In the 1960's and early 70's, no list of great science fiction authors was complete without three names: Isaac Asimov, Robert Heinlein, and James H Schmitz.
James Henry Schmitz was born in 1911 in Hamburg, Germany to American parents. The family stayed in Germany throughout his childhood, only returning to the United States in 1938. Schmitz, despite his German upbringing, was not at all uncertain where his loyalties lay in the war that was about to start. He joined the US Air Force and served throughout the war.
When the war was over, Schmitz returned to the US and got a job manufacturing farm equipment. At the same time, however, he was writing science fiction short stories. His first published story, "Greenface", appeared in Unknown magazine in 1945. By 1959, he was able to quit his job and write full-time. He continued to make his living as a professional author until his death in 1974.
Almost all of his stories take place in the Federation of the Hub, a society of humans and non-numans living together on multiple planets. It's a peaceful, prosperous society, ruled by an elected Overgovernment. Most of his plots involve outside species trying to harm the Federation, or criminals threatening it from the inside. The writing fits well into the standard Space Opera genere, with a heavy emphasis on psi powers.
His most well-known, and well-drawn, character was Telzey Amberdon. She is the teenaged scion of a wealthy family, with extraordinarily strong psi powers. Over the nine stories involving her, she defeats two alien species trying to covertly invade the Federation, discovers the sentience of another species and gets it to ally itself with the Overgovernment, and defeats at least four human master criminals. The stories are tightly plotted and the challenges almost (but not quite) beyond her ability to overcome. If there is a weakness in the stories, it is that Telzey is never changed by her experiences; she remains essentially the same person throughout.
The thing that makes Schmitz's writing distinctive, particularly for its time, is that many of his protagonists are female, even in action-adventure stories. And his portrayal of women is remarkably modern. While the heroines are feminine (Trigger Argee uses her makeup case to smuggle weapons more than once), they are never weak. They don't faint, or defer to masculine authority, or let their emotions override their intellects. They live in a society where the equality of women is as accepted as universal literacy, as unquestioned as the rule of law.
Because of this, and because he keeps his description of technology vague (no anachronistic slide rule references), his writing has aged well. It has, however, been hard to find at times. I bought my first Telzey Amberdon book on a whim in 1987, from a used bookstore. I had no idea who James H. Schmitz was. It was only when I had finished it, and went looking for more, that I discovered that it was 23 years old and out of print.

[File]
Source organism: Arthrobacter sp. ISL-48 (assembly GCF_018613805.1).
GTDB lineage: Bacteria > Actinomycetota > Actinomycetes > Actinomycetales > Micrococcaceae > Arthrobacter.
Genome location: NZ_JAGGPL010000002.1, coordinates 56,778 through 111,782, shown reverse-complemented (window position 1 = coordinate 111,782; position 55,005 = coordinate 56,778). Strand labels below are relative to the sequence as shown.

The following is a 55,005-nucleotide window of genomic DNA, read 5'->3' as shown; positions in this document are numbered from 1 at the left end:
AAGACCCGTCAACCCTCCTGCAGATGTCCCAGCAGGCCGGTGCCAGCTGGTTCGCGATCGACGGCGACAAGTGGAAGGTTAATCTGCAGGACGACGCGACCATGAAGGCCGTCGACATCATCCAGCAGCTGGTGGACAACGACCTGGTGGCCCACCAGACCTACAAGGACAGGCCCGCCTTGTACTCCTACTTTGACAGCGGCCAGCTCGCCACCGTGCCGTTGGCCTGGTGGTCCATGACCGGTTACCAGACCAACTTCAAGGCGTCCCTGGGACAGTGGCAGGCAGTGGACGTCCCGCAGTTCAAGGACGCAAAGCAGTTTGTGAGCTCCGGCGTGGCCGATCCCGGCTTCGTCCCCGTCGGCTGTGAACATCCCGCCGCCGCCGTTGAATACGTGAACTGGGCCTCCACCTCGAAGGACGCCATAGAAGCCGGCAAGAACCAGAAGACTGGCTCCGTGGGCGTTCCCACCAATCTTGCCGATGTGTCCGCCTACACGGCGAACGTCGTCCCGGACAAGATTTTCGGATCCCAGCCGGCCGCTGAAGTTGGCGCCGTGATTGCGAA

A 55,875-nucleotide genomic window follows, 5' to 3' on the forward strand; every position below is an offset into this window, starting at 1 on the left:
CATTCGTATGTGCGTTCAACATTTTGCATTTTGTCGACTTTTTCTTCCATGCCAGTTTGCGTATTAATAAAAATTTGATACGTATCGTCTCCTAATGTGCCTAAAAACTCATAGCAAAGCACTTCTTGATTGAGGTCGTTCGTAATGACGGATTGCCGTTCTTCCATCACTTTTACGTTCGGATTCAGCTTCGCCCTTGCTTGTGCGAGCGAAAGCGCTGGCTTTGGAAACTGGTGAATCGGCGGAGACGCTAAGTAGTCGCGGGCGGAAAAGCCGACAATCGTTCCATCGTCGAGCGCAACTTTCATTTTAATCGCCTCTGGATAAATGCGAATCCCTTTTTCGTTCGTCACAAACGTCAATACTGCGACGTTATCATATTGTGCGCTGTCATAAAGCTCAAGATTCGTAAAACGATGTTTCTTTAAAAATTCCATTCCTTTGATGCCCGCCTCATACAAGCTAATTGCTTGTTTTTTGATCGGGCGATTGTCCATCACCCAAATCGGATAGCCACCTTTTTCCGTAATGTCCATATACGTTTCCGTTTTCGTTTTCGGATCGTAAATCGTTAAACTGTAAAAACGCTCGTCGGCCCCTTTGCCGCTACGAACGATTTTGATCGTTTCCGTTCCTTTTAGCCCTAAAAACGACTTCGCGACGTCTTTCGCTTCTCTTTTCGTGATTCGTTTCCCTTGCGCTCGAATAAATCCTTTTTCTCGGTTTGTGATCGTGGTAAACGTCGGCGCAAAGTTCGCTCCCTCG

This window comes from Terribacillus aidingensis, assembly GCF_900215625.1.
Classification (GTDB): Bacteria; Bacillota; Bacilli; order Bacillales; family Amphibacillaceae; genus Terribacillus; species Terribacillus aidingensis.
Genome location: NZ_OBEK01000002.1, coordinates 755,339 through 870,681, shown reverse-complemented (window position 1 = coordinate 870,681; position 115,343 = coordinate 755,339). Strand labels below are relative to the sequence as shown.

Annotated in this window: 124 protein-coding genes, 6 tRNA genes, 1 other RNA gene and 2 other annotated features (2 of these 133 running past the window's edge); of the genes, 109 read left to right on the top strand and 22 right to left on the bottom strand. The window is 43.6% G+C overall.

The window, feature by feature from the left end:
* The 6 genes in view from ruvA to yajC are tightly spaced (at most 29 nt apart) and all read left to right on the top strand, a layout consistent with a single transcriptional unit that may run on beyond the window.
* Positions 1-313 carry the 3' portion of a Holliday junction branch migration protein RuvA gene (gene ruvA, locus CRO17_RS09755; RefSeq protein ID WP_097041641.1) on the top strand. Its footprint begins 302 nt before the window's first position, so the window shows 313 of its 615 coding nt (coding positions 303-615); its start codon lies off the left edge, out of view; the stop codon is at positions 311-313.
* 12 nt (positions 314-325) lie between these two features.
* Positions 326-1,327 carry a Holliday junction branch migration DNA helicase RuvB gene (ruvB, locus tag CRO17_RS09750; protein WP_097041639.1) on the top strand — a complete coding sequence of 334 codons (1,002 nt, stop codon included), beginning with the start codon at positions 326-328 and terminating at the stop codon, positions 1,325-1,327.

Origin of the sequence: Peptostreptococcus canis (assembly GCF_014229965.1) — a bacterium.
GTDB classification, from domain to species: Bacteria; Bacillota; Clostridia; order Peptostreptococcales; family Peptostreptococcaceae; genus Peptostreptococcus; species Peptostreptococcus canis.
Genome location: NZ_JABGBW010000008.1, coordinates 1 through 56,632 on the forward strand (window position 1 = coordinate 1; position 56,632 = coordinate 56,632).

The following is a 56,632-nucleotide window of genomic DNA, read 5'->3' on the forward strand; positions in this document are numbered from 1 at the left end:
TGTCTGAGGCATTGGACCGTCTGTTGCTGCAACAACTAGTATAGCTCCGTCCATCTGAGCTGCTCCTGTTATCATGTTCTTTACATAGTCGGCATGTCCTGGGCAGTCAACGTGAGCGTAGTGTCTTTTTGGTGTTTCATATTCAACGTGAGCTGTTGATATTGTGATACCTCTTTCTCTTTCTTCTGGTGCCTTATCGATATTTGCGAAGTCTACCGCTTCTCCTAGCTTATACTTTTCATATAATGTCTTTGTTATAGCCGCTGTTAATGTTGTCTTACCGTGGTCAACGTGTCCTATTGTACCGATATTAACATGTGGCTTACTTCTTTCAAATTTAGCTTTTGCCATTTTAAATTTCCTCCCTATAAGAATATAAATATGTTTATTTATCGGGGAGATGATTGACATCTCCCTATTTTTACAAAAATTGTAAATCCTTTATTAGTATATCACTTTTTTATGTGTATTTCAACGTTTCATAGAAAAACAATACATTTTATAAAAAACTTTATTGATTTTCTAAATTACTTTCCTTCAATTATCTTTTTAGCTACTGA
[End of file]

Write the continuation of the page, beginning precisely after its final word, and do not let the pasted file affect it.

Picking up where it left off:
Science fiction had moved on, not in terms of plot, but in terms of verbiage. Schmitz wrote over 50 short stories, but only two novels. In an era where even single science fiction books are squeezed out by trilogies, short stories are not fashionable. For a long time, the only ways to get hold of his stories was to find the original Astounding and Analog magazines that published them, or to track down the out of print collections. However, in 2000, Baen Books began re-issuing his stories in a series of five volumes. Now is your chance to read one of science fiction's forgotten masters.
- Agent of Vega (1960, from stories originally published in 1949)
Tales of the Hub:
- A Tale if Two Clocks (1962)
republished in 1979 as Legacy
- A Nice Day for Screaming and Other Tales of the Hub (1965)
- The Demon Breed (1968)
also published as The Tuvela in the same year
- A Pride of Monsters (1970)
- The Universe Against Her (1964)
- The Lion Game (1973, from stories published from 1965 - 1971)
- The Telzey Toy (1973, from four short stories in Analog that year)
- The Witches of Karres (1966)
Nominated for the Hugo Award for best novel in 1967
- The Eternal Frontiers (1973)
This is Schmitz's only work outside the Hub universe, and it is generally considered his worst.
- The Best of James H. Schmitz (1991)
Edited by Mark L Olson
- Telzey Amberdon (2000)
- TNT: Telzey Amberdon and Trigger Artagee] Together (2000)
- Trigger and Friends (2001)
- The Hub: Dangerous Territory (2001)
- Agent of Vega (2001)
The Encyclopedia of Science Fiction
Schmitz fan sites: